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Entry at 7,8,11,13+ for August born child kept back a year

(19 Posts)
privatetutor Mon 20-Jun-16 23:42:19

Hi, I'm posting on behalf of a client. We are trying to work out whether or not a child, born in August, who will go into the year below, will be negatively affected when it comes to common entrance.

For example, will the schools permit him to take the common entrance according to the year he is studying in, or would he have to take it a year earlier in line with his DOB?

If you can point me in the right direction, I'm very happy to read up about it myself but perhaps somebody already knows?

Thank you very much.

MMmomDD Tue 21-Jun-16 00:45:50

As far as I understand, it depends on a school. So, I'd call a number of potential target middle/secondary schools in your area and ask them.

t4gnut Tue 21-Jun-16 09:15:21

Admission authorities have to give consideration to summer born children but do not have to grant any request to keep them back a year. The expectation is they will transition with their chronological cohort - ie from year 5 to 7 to 'catch up'.

shinytorch2 Tue 21-Jun-16 09:38:32

School dependent - ring your target schools and speak to admissions.

schbittery Tue 21-Jun-16 09:52:52

the independent school my dc will join in september has the following criteria for its entrance exams on its website:

10+ (over 10 and under 11 on 1st September of year of entry) :
11+ (over 11 and under 12 on 1st September of year of entry )and
13+ (over 13 but under 14 on 1st September of year of entry):

That would imply he would have to take it a year earlier. Whether or not they make exceptions for children who are out of year I dont know. This might actually work for you though as i know they score some papers (all?) according to age in the year so being young for your year could be seen as an advantage.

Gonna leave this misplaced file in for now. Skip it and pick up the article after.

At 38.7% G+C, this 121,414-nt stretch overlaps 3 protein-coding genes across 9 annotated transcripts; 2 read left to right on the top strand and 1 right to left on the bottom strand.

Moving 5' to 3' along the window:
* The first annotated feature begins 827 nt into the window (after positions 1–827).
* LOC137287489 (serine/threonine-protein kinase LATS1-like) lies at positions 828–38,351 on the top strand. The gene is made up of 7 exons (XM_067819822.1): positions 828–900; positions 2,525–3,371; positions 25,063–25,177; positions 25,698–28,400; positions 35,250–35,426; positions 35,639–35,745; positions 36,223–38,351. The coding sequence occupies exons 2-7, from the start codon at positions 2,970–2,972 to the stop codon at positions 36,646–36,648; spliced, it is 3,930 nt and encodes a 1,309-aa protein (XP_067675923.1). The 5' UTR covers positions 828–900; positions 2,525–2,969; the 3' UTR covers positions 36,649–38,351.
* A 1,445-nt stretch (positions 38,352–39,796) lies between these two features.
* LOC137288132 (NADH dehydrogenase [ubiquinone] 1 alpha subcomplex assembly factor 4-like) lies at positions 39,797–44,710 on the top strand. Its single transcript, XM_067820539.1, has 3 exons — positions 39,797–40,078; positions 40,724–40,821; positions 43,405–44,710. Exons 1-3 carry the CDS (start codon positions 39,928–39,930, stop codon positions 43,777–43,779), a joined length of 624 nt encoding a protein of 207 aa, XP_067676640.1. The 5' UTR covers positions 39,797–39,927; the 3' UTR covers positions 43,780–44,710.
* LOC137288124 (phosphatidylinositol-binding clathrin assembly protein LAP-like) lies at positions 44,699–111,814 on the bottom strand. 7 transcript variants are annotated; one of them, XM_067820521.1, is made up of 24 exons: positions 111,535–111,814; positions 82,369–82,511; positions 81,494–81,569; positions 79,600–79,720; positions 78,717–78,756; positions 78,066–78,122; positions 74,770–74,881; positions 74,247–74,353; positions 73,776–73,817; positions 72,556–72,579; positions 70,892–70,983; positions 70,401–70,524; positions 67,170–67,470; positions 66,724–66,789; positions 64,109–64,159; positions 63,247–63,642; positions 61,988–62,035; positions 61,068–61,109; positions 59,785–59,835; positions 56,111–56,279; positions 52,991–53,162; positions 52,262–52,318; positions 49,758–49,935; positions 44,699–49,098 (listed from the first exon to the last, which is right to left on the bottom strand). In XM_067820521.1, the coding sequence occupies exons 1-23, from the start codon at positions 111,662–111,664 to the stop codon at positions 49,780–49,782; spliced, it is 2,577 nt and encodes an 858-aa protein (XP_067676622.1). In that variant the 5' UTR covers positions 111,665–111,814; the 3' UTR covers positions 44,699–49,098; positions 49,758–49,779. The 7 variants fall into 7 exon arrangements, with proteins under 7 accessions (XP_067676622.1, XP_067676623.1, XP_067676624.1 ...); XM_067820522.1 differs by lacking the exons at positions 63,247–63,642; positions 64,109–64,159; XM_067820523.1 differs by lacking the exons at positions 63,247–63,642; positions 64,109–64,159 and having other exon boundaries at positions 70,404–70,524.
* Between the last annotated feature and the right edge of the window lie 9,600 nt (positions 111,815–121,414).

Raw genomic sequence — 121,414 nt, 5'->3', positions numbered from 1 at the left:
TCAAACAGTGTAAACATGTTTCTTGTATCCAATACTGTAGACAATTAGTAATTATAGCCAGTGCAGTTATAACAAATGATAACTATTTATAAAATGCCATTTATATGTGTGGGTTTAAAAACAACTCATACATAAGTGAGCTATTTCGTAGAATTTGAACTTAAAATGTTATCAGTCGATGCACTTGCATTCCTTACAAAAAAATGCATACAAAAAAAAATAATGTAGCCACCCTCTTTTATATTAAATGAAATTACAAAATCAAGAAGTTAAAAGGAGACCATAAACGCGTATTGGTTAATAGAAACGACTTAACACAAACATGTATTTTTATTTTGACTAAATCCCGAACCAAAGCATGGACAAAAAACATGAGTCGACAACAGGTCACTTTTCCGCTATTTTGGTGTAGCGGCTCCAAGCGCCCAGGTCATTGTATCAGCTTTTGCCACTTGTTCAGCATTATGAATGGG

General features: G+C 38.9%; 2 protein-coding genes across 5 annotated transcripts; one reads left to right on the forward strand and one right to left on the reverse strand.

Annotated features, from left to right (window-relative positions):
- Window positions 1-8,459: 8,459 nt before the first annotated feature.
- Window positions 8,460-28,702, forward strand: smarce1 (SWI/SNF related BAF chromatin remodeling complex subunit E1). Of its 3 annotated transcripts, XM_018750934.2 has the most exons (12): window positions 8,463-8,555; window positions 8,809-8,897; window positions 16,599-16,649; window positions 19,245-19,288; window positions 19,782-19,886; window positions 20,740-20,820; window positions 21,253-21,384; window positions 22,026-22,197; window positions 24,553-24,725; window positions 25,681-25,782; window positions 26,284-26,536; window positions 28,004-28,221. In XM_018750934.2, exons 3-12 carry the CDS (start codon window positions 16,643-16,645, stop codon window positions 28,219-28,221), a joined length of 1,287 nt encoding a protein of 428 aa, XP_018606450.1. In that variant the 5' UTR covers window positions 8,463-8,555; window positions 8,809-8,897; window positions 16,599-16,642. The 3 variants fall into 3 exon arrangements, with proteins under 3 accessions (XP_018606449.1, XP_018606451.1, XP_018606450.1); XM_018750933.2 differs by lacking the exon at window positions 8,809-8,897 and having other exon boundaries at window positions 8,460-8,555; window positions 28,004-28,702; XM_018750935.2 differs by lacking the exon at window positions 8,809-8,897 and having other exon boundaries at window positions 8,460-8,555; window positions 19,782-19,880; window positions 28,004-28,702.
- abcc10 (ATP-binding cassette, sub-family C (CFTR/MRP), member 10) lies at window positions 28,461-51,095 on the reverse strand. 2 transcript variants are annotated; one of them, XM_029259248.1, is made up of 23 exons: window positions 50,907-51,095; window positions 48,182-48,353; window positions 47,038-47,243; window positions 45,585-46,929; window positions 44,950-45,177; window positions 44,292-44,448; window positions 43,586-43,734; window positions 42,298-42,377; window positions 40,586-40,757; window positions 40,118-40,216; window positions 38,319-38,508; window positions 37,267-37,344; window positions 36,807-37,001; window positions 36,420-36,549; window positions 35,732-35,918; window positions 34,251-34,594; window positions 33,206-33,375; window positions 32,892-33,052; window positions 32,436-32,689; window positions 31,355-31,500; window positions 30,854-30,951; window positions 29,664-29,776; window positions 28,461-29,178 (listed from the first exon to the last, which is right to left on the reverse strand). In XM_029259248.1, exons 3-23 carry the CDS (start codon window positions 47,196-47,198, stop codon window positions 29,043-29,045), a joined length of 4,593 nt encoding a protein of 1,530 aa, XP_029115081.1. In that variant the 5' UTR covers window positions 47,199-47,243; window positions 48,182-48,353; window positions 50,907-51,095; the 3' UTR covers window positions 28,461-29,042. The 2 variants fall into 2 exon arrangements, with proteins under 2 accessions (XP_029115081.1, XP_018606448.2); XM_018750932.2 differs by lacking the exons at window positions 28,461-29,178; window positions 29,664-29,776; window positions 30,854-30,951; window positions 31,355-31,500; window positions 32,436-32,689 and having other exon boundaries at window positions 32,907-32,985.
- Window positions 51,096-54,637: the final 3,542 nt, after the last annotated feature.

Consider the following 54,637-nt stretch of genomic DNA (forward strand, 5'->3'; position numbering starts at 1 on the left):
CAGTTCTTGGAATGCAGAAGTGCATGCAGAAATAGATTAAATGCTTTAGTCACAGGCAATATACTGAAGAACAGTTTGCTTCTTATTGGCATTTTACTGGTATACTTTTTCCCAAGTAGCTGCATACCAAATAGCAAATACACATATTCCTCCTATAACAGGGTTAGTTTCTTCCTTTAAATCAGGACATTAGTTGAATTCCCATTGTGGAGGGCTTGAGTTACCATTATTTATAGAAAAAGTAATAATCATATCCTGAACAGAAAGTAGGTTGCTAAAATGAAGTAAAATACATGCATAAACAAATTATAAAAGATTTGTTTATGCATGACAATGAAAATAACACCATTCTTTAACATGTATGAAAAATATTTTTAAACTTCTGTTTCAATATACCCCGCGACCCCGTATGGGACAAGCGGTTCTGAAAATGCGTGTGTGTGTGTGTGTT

CelticPromise Tue 21-Jun-16 09:56:36

Nonsense t4gnut. There is no such expectation, although some schools seem to believe there is. It's in the best interests of children to stay with their cohort and many more schools and local authorities are accepting of this now.

schbittery Tue 21-Jun-16 09:58:38

the OP is talking about independent schools who set their own entrance criteria so they need to find out the situation there - as a previous poster said that is always going to involve asking individual schools directly.

Pythonesque Tue 21-Jun-16 09:59:41

The very recent changes that will increase the numbers permitted to start late will I think eventually have to feed through to private secondaries, but I would hate to have to rely on it - especially if scholarships and bursaries might eventually matter.

schbittery Tue 21-Jun-16 10:05:02

I suspect private secondaries would be under a lot of pressure to say no and stick to the published age guides because they would face stick from other parents paying full fees if a say 12 and 20 day year old on the 1st September was given a bursary/scholarship over an 11 and 363 day year old, or even got a place above another child who was in year and under 12 on entry.

All a bit silly but they have to set limits somewhere i guess or you could have 13 years olds taking exams designed for 11 year olds etc.

As an aside, i was put up a year at school and wouldnt recomend it. I think going down a year could be equally problematic socially.

t4gnut Tue 21-Jun-16 11:25:49

"Nonsense t4gnut. There is no such expectation, although some schools seem to believe there is. It's in the best interests of children to stay with their cohort and many more schools and local authorities are accepting of this now."

I've colleagues in local authorities who've been briefed that delayed admission is at their discretion and certainly not a right, and that they as a local authority can insist they transition with their chronological cohort.